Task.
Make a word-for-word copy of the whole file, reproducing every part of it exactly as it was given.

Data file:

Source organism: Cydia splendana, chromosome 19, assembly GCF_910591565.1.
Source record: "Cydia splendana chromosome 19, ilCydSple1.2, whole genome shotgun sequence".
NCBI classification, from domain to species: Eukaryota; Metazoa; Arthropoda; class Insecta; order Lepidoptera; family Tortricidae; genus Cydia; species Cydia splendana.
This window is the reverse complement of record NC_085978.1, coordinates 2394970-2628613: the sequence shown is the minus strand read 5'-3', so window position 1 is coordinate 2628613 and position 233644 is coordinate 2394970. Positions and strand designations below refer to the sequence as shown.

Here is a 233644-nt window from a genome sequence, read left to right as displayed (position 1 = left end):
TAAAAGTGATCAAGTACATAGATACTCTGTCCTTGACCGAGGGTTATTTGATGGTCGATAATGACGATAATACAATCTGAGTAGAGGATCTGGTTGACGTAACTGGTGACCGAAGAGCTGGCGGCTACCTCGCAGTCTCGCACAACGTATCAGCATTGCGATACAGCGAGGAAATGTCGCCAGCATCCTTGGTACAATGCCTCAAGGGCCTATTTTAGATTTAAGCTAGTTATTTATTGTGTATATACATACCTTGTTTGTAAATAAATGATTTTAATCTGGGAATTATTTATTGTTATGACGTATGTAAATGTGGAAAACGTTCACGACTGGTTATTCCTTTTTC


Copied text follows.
Source organism: Cydia splendana, chromosome 19, assembly GCF_910591565.1.
Source record: "Cydia splendana chromosome 19, ilCydSple1.2, whole genome shotgun sequence".
NCBI classification, from domain to species: Eukaryota; Metazoa; Arthropoda; class Insecta; order Lepidoptera; family Tortricidae; genus Cydia; species Cydia splendana.
This window is the reverse complement of record NC_085978.1, coordinates 2394970-2628613: the sequence shown is the minus strand read 5'-3', so window position 1 is coordinate 2628613 and position 233644 is coordinate 2394970. Positions and strand designations below refer to the sequence as shown.

Here is a 233644-nt window from a genome sequence, read left to right as displayed (position 1 = left end):
TAAAAGTGATCAAGTACATAGATACTCTGTCCTTGACCGAGGGTTATTTGATGGTCGATAATGACGATAATACAATCTGAGTAGAGGATCTGGTTGACGTAACTGGTGACCGAAGAGCTGGCGGCTACCTCGCAGTCTCGCACAACGTATCAGCATTGCGATACAGCGAGGAAATGTCGCCAGCATCCTTGGTACAATGCCTCAAGGGCCTATTTTAGATTTAAGCTAGTTATTTATTGTGTATATACATACCTTGTTTGTAAATAAATGATTTTAATCTGGGAATTATTTATTGTTATGACGTATGTAAATGTGGAAAACGTTCACGACTGGTTATTCCTTTTTC